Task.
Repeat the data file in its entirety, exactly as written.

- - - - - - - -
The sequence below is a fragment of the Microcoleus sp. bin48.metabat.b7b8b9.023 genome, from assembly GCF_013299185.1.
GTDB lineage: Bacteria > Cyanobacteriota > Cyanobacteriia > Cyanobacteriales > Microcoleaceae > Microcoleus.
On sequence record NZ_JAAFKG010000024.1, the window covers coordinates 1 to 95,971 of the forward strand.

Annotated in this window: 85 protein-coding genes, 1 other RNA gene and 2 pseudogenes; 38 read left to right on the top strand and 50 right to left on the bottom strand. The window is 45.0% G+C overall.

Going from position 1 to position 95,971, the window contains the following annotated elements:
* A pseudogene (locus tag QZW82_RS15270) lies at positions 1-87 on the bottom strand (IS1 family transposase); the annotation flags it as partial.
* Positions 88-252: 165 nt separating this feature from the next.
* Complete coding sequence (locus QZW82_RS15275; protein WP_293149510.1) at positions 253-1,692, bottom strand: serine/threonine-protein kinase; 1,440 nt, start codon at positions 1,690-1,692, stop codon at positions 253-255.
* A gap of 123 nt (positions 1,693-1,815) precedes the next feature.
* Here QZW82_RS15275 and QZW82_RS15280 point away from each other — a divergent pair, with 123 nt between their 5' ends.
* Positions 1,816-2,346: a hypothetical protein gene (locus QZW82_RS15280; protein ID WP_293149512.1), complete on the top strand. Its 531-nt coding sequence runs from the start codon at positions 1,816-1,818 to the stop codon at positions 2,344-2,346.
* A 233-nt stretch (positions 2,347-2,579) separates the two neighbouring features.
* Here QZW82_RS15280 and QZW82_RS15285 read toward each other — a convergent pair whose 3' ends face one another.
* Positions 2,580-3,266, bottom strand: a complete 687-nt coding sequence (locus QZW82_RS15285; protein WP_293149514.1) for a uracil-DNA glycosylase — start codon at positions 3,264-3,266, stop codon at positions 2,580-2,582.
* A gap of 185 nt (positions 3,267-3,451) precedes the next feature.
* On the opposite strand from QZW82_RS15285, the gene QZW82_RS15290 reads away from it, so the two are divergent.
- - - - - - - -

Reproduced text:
The sequence below is a fragment of the Microcoleus sp. bin48.metabat.b7b8b9.023 genome, from assembly GCF_013299185.1.
GTDB lineage: Bacteria > Cyanobacteriota > Cyanobacteriia > Cyanobacteriales > Microcoleaceae > Microcoleus.
On sequence record NZ_JAAFKG010000024.1, the window covers coordinates 1 to 95,971 of the forward strand.

Annotated in this window: 85 protein-coding genes, 1 other RNA gene and 2 pseudogenes; 38 read left to right on the top strand and 50 right to left on the bottom strand. The window is 45.0% G+C overall.

Going from position 1 to position 95,971, the window contains the following annotated elements:
* A pseudogene (locus tag QZW82_RS15270) lies at positions 1-87 on the bottom strand (IS1 family transposase); the annotation flags it as partial.
* Positions 88-252: 165 nt separating this feature from the next.
* Complete coding sequence (locus QZW82_RS15275; protein WP_293149510.1) at positions 253-1,692, bottom strand: serine/threonine-protein kinase; 1,440 nt, start codon at positions 1,690-1,692, stop codon at positions 253-255.
* A gap of 123 nt (positions 1,693-1,815) precedes the next feature.
* Here QZW82_RS15275 and QZW82_RS15280 point away from each other — a divergent pair, with 123 nt between their 5' ends.
* Positions 1,816-2,346: a hypothetical protein gene (locus QZW82_RS15280; protein ID WP_293149512.1), complete on the top strand. Its 531-nt coding sequence runs from the start codon at positions 1,816-1,818 to the stop codon at positions 2,344-2,346.
* A 233-nt stretch (positions 2,347-2,579) separates the two neighbouring features.
* Here QZW82_RS15280 and QZW82_RS15285 read toward each other — a convergent pair whose 3' ends face one another.
* Positions 2,580-3,266, bottom strand: a complete 687-nt coding sequence (locus QZW82_RS15285; protein WP_293149514.1) for a uracil-DNA glycosylase — start codon at positions 3,264-3,266, stop codon at positions 2,580-2,582.
* A gap of 185 nt (positions 3,267-3,451) precedes the next feature.
* On the opposite strand from QZW82_RS15285, the gene QZW82_RS15290 reads away from it, so the two are divergent.